Math can be a difficult subject for many children to master. For some, this struggle may feel unsurmountable due to a learning disability known as dyscalculia. For kids with this learning disability, understanding and processing math concepts can be so difficult that it interferes with daily tasks. These issues may present themselves when counting money, directions, mental math calculations, or telling time. Understanding dyscalculia is an important first step in ensuring your child receives the support necessary to be successful both in a classroom and in their daily life.
Introduction to Dyscalculia
Dyscalculia is a math-centered learning disability. It impairs your child’s ability to master number-related concepts. Therefore they struggle to perform math calculations accurately, problem-solve or perform other basic math-related skills. Dyscalculia is also known as “math dyslexia” or “number dyslexia.”
A child with dyscalculia will struggle in all areas of mathematics. Additionally, these difficulties are not a result of poor education, intelligence, or other preexisting conditions. The dyscalculia impacts not only their academic life but all other areas that require the use of mathematical concepts.
More than 10 percent of kids with attention deficit hyperactivity disorder also show signs of dyscalculia, which often co-occurs with the reading disability, dyslexia. It is estimated that up to 6% of the school population struggles with dyscalculia, and about half of those are also dyslexic.
Dyscalculia can present as a developmental disorder, or it can be acquired as a result of a brain injury or cognitive impairment. Developmental dyscalculia does not have a specific cause; however, studies involving brain development indicate a potential connection to the learning disability. Research does suggest that genetics may play a role since dyscalculia often runs in families.
There is no specific test for identifying students with dyscalculia. Instead, clinicians review performance on standardized tests and diagnostic assessments, academic and family history, and background concerning the student’s struggles with math-related concepts. Although finger-counting is often associated with dyscalculia, unless it is persistent in what should be easy calculations by itself, it does not indicate an issue with dyscalculia. Making calculation errors by themselves are also not an indicator of dyscalculia. The frequency, variety, and persistent nature of the errors must be taken into account.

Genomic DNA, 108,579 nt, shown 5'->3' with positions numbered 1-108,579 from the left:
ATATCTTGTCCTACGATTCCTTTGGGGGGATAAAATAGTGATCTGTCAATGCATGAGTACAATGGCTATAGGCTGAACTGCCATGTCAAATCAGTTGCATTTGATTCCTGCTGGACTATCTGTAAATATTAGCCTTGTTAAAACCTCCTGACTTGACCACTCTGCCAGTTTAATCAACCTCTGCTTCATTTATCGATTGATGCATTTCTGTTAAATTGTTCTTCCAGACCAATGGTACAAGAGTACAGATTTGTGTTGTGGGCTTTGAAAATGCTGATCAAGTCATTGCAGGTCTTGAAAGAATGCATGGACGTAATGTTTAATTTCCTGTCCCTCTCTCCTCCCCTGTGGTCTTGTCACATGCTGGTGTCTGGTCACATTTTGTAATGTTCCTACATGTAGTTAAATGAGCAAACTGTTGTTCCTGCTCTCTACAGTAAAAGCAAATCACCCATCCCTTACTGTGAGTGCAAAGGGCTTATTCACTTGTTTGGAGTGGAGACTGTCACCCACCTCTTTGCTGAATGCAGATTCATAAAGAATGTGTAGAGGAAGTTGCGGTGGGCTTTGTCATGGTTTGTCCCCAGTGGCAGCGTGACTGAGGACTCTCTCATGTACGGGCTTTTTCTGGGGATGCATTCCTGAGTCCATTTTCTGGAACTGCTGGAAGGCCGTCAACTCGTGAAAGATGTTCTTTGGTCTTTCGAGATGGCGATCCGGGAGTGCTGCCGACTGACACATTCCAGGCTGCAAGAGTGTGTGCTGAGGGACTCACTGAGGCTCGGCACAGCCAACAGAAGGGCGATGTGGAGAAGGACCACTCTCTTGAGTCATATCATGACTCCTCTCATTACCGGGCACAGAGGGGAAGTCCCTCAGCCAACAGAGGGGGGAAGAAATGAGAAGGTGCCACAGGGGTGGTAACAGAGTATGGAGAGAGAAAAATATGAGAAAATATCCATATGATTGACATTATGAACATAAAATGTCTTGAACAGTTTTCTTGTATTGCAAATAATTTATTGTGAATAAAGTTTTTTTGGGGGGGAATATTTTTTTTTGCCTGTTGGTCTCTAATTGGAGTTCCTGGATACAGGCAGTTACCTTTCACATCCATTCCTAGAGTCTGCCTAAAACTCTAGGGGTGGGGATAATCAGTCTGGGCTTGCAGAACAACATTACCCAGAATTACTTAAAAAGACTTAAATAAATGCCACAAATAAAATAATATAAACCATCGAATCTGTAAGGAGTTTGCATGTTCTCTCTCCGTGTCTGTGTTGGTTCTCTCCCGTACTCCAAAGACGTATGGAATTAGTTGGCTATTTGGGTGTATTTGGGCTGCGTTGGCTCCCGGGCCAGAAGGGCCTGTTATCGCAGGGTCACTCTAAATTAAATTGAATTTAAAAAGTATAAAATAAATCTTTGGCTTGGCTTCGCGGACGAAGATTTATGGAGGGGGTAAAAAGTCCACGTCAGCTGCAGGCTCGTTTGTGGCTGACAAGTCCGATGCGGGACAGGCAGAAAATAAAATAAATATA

Signs associated with dyscalculia include:
- Difficulties processing numbers and quantities
- Difficulty recognizing quantities without physically counting
- Struggles with problem-solving and mental math
- Difficulty in estimating
- Inability to understand money and monetary transactions
- Difficulty using an analog clock
- Inability to recall basic math facts such as multiplication tables
- Poor spatial and visual orientation, such as troubles identifying right from left
- Difficulty with number sequencing and recognizing patterns
Diagnosing your child with dyscalculia is usually the responsibility of a school psychologist or by referral to a neuropsychologist. Since dyscalculia is considered a specific learning disorder (SLD), your child must meet specific criteria for an SLD diagnosis. These include:
- Exhibiting at least one of the six symptoms associated with SLD.
- The child’s math skills must be below the age-appropriate expectations, negatively impact their academic success, and their success outside of school.
- SLD must begin in a school-related setting.
- All other factors, such as life influencing events, intellectual disabilities, lack of instruction, and neurological disorders, are ruled out.
Support for Students With This Learning Disability
Since there is no cure or medication available to treat dyscalculia, the focus of treatment is on developing coping skills for your child. This will help them become successful in school and their daily lives. A child who receives this diagnosis will typically be eligible for support services. This may include an individualized education program (IEP), per the Individuals with Disabilities Education Act.
Classroom accommodations for a child with dyscalculia may include:
- Extra time on tests and assignments
- One-on-one instruction to target core math concepts
- Breaking down complicated math problems into more manageable steps
- Using calculators
- Visual cues
- Providing supplemental information in student-specific learning styles
It is important to identify and treat dyscalculia in student learners, to teach them the skills necessary to be successful in the classroom and throughout their adult lives. Click here for more information from Dyscalculia.org